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David Sirota
David Sirota
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Ending the Drug War: The Next Serious Step Through the Haze of Comedy


What's next? Amid all the munchie-themed jokes from reporters, political elites and late-night comedians, this remains the overarching question after Coloradans voted overwhelmingly to legalize, regulate and tax marijuana in the same way alcohol is already legalized, regulated and taxed. Since those anti-Drug-War principles are now enshrined in Colorado's constitution, only the feds can stop this Rocky Mountain state — if they so choose. But will they? And should they even be able to?

The answer to the former is maybe. Barack Obama campaigned for president pledging to respect state marijuana laws and his Justice Department in 2009 issued a memo reiterating that promise. But by 2011, the same Justice Department countermanded that directive and authorized a federal crackdown. Now, with the results of the 2012 election, Colorado's Democratic Gov. John Hickenlooper has been forced into the awkward position of fighting off the feds in defense of a state constitutional amendment he tried to defeat.

Because of Hickenlooper's cynical contradictions — the beer mogul opposed pot legalization after making millions selling the more hazardous drug called alcohol — he is not trusted by those pushing for a more rational narcotics policy. That distrust only intensified after the election. Instead of acknowledging the seriousness of a Drug War that is unduly arresting thousands and that often disproportionately targets minorities, Hickenlooper reacted to the ballot measure's passage with his own infantile attempt at comedy.

"Don't break out the Cheetos or Goldfish too quickly," he snickered.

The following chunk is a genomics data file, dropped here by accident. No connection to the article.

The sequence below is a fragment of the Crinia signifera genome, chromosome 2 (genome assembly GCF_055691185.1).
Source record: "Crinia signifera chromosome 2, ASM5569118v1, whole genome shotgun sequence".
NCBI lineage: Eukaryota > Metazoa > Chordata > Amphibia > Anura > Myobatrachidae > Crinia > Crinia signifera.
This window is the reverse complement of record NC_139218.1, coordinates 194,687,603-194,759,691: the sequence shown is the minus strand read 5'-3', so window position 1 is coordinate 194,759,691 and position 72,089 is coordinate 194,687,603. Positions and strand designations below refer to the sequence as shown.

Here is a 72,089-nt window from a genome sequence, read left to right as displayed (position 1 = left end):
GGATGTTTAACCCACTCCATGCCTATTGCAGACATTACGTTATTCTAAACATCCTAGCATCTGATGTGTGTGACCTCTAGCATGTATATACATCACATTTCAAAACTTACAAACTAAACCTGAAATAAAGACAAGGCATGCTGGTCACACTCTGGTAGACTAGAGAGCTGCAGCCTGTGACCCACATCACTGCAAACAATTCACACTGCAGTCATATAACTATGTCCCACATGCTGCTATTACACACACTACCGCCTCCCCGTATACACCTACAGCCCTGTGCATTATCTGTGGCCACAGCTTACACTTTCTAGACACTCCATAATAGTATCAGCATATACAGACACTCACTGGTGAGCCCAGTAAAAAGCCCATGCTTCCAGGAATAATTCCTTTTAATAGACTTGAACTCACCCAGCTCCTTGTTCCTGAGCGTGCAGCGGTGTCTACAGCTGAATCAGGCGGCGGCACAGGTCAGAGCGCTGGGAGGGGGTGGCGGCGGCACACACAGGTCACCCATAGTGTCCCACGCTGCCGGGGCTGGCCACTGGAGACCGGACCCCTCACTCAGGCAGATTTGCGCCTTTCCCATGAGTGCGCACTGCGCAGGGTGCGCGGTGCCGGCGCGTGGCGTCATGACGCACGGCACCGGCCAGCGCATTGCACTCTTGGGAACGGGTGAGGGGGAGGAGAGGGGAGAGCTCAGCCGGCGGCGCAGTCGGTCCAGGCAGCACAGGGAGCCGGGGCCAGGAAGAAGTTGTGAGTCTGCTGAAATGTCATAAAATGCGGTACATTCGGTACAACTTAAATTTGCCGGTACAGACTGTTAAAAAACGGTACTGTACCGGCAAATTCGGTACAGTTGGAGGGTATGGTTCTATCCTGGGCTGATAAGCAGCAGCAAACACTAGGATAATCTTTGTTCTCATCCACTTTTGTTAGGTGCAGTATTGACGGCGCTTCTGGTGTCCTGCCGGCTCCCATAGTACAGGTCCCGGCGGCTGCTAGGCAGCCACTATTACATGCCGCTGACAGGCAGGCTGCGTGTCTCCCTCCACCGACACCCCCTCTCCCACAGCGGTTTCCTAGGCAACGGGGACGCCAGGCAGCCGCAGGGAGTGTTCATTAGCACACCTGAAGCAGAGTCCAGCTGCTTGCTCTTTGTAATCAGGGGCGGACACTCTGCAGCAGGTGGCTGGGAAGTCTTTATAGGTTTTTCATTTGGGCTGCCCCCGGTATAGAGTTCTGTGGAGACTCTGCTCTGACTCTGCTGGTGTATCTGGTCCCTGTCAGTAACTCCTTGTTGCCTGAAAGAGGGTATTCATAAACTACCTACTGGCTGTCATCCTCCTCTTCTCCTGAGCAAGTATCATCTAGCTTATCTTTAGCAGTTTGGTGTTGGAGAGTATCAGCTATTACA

Not surprisingly, proponents of the pot initiative, which passed with more votes than either Obama or Hickenlooper have ever received in Colorado, weren't laughing with the governor. They suspect Hickenlooper's recent consultations with the Obama administration over the new law are a devious concession. Specifically, they argue that Hickenlooper even asking the White House for permission to proceed — rather than simply moving forward on behalf of his state's voters — could be a deliberate attempt to solidify the precedent of federal preemption before courts cite the 10th amendment to invalidate that authority.

Of course, in the years before the judiciary steps in, the federal Drug Enforcement Agency will likely cite the 1970 Controlled Substances Act to do whatever it wants.

That gets to the second issue of "should" — should that statutory power exist anymore? That's not a rhetorical query for academic navel-gazers — it is a pressing question that a new Democratic proposal could force Congress to confront.

As the Colorado Independent reports, while Hickenlooper cracks weak frat-boy jokes, Colorado's "three Democratic U.S. House members are drafting legislation ... that would exempt states where pot has been legalized from the Controlled Substances Act."